The tradition of lighting candles and lamps during various festivals around the world, all have behind them the figurative significance of dispelling the darkness of the mind and ushering in wisdom.
Though many vrats and festivals fall during Dhanurmasa, the crown jewels are Vaikuntha Ekadashi and Arudra Darisanam, the former dedicated to Mahavishnu and the latter to Shiva.
Listening to me lament about my lack of craft skills one day, while admiring one of her projects, she simply said,
“But you write so well, Pati!”
It is believed that all ancestors descend to the earth from Pitru Loka during the Pitru Paksha fortnight, to accept the offerings made to them by their descendants.
Call me old-fashioned, but I am one of those who don’t like to see our temples becoming ‘must-see’ spots in the itinerary of a tourist.
Visiting temples and doing seva instill humility, while providing mental and spiritual cleansing to the devotee.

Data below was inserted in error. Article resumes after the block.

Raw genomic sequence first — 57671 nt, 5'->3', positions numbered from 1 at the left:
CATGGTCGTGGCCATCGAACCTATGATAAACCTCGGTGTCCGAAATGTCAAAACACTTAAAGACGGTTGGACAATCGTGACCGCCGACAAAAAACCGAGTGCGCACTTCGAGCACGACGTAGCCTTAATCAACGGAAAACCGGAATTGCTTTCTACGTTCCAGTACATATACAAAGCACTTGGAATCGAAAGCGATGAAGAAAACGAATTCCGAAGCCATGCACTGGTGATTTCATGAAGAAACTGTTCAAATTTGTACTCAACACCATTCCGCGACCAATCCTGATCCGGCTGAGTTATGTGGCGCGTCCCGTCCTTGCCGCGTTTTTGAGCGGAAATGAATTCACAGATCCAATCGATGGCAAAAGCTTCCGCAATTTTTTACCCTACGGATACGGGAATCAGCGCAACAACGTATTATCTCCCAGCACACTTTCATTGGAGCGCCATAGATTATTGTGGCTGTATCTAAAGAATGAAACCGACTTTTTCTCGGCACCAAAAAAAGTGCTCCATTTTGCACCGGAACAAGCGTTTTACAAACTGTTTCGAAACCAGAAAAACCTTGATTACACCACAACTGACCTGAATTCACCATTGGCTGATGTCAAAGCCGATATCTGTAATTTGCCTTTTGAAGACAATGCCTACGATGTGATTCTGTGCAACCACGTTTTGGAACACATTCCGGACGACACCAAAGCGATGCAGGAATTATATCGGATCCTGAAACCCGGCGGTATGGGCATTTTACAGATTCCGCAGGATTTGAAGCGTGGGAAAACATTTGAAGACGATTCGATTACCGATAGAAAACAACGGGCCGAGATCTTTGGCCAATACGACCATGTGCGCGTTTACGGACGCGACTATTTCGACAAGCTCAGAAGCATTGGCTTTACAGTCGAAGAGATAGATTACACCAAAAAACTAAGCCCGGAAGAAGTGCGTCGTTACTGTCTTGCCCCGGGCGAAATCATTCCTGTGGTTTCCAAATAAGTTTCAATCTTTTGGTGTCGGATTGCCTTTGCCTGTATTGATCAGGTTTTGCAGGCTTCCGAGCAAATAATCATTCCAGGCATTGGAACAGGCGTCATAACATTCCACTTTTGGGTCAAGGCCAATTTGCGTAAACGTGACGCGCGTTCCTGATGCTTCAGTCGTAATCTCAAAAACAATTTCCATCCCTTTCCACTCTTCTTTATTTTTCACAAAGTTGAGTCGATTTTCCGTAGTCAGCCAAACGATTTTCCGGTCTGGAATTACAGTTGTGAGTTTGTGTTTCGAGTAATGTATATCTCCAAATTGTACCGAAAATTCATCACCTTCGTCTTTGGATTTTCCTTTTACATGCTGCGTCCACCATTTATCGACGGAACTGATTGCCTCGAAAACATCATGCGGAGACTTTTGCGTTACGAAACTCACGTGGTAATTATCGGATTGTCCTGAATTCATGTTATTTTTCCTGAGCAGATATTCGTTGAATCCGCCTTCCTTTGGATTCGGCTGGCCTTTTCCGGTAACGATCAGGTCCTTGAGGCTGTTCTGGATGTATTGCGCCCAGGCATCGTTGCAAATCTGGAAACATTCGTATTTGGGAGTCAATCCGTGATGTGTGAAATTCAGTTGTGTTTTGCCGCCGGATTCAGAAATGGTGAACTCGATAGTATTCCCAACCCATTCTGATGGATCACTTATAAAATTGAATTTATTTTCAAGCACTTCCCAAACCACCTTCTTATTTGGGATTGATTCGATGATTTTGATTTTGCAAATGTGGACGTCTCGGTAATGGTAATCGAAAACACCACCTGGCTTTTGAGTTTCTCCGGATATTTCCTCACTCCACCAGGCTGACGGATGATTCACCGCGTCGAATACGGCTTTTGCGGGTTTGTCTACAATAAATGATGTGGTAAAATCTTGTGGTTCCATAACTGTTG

A teacher might be a Guru, but a Guru is not just a teacher….A Guru Purnima tribute to our great Gurus.
Our ancestors instituted the ćaturmāsya sankalpam as a means to overhaul the panća bhūtas representing the internal organs of the human body–especially of those above the age of 50.
Festivals need not be tension-ridden because they come with a whole lot of rituals attached to them. Why not follow our own rituals and make them enjoyable and meaningful?
Like a child reaching out to one particular relative in a large joint family to redress a specific complaint, so can we invoke any manifestation of the Supreme, to get out problem sorted out by chanting a shloka dedicated to the Deity.
As the country desperately fights COVID-19, in the locked-in mode, what we need is the Vikram Batra-kind of a loftier ‘more’ in our dils, to make us better human beings.
At the most basic level, bells are harbingers of joy and celebration. Go ahead! Ring that bell – small and large!